Table 2. Values for De (the proportion of pre-existing diversity remaining immediately post extinction) for mass extinctions through geological time (based on data from Sepkoski [93]).
Table 2. Values for De (the proportion of pre-existing diversity remaining immediately post extinction) for mass extinctions through geological time (based on data from Sepkoski [93]).
Years before present (×106)EventProportion of pre-extinction diversity remaining (De)
440Late Ordovician0.6
392Devonian 10.72
370Devonian 20.65
360Devonian 30.69
340Devonian 40.69
257End Permian 10.525
250End Permian 20.44
205Late Triassic0.57
183Torcian turnover0.8
154End Jurassic0.8
65End Cretaceous0.6
34End Eocene0.84
By multiplying the predicted diversity from Equation (1) by the extinction factor in Equation (2), we model the diversity as follows:
[ ( D m a x D o e r d t D m a x +   D o   ( e r d   t 1 ) ) ] [ ( D m a x D e ( e r e t ) D m a x +   D e   ( e r e   t 1 ) ) / D max ]
Results are shown in Figure 3.
Figure 3. Logistic model of diversification combined with mass extinction and recovery.
Figure 3. Logistic model of diversification combined with mass extinction and recovery.
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Figure 4. Observed diversity/predicted diversity vs. time. The polynomial equation describing this relationship, the resultant curve and the coefficient of determination (R2) are shown.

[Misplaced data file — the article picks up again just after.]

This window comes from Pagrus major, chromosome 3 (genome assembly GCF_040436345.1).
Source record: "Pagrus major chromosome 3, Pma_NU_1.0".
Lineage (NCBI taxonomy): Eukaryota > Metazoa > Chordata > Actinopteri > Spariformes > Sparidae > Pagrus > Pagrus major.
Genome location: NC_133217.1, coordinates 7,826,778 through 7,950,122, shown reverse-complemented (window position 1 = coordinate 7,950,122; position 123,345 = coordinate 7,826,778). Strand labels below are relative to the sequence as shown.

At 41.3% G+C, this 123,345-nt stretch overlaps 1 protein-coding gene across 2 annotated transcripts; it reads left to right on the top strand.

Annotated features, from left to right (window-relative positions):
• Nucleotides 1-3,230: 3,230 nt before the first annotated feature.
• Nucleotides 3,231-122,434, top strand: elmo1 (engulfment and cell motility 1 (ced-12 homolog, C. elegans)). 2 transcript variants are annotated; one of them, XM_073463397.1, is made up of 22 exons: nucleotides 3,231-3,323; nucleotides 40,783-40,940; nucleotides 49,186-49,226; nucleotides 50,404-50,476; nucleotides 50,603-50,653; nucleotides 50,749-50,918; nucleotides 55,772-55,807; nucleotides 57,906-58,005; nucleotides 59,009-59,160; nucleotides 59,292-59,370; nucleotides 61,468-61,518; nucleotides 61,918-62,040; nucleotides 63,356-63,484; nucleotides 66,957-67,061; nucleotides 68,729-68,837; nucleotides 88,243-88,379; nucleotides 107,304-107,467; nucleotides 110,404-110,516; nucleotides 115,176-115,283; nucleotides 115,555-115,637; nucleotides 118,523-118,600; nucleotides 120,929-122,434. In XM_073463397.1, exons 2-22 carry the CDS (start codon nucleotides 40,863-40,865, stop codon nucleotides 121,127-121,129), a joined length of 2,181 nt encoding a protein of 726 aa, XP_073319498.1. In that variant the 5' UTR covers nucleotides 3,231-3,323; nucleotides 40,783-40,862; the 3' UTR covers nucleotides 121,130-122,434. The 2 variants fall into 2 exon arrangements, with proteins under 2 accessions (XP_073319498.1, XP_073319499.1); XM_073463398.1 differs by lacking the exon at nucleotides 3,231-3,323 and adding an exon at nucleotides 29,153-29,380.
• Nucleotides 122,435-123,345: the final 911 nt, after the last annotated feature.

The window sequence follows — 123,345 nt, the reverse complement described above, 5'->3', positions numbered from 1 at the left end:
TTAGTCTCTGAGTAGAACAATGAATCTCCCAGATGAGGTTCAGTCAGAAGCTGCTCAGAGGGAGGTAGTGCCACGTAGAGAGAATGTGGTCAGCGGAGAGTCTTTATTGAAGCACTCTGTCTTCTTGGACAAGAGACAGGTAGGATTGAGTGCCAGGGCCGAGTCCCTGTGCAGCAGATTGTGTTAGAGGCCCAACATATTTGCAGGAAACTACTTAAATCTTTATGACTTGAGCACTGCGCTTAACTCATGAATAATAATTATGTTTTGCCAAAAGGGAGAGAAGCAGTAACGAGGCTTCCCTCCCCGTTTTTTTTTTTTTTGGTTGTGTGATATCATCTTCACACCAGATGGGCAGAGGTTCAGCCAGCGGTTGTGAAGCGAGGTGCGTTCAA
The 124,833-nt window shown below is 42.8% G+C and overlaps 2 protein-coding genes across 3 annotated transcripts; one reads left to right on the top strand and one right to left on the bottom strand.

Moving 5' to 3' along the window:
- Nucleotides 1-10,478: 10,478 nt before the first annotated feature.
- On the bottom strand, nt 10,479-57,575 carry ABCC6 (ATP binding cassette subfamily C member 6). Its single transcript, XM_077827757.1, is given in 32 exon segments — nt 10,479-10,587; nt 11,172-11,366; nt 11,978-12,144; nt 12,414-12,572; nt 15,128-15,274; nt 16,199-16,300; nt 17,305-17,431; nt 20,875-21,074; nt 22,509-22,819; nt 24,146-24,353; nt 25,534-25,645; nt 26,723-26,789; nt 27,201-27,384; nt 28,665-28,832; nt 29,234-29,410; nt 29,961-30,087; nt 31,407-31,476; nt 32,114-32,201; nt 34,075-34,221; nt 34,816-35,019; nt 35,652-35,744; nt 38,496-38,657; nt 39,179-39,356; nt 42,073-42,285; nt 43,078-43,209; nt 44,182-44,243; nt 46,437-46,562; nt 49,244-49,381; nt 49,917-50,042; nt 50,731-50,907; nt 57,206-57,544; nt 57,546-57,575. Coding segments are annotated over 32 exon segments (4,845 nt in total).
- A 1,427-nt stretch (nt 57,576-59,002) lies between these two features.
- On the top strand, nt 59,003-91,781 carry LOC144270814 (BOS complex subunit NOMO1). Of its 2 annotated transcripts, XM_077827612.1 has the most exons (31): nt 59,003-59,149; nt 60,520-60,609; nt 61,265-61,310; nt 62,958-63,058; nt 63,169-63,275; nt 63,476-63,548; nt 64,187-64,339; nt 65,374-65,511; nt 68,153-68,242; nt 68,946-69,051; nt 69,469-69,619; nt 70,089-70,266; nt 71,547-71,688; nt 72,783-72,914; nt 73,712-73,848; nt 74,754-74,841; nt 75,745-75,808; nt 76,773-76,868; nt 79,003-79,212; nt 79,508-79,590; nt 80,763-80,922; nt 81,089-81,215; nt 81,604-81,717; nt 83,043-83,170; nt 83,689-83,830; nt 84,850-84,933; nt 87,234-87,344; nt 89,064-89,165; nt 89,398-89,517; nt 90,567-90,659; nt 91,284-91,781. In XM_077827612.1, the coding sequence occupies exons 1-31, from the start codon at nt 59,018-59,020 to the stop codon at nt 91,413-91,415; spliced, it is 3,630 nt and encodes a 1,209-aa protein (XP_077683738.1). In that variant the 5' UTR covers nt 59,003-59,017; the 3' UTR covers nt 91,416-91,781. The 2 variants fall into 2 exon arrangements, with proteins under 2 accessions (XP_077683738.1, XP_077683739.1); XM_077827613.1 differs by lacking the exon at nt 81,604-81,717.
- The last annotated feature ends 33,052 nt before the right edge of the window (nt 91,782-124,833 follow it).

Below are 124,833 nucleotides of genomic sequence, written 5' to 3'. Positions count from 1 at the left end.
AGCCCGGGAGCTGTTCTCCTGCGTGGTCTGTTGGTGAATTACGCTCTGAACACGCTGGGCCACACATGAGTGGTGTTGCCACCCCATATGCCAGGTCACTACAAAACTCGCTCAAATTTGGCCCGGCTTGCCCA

Figure 4. Observed diversity/predicted diversity vs. time. The polynomial equation describing this relationship, the resultant curve and the coefficient of determination (R2) are shown.
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By dividing the observed diversification through time (Figure 1) with that predicted by our model (Figure 3), incorporating only maximum entropic production and extinction/recovery dynamics, we can identify what other changes are occurring through time. The results of this interrogation are displayed in Figure 4.
Here we can see that the results show a long lag phase, where modelled diversification equates to observed diversification (i.e., ratio approximates to one), followed by a sharp increase over the last 130 million years, where observed diversification increases at an increasingly higher rate than modelled levels. We would suggest that this is unlikely to be because of increasing niche availability, as it would be difficult to explain the increasing rate of increase in diversification in more recent geological history (i.e., the last 130 million years), but little change in the preceding 410 million years.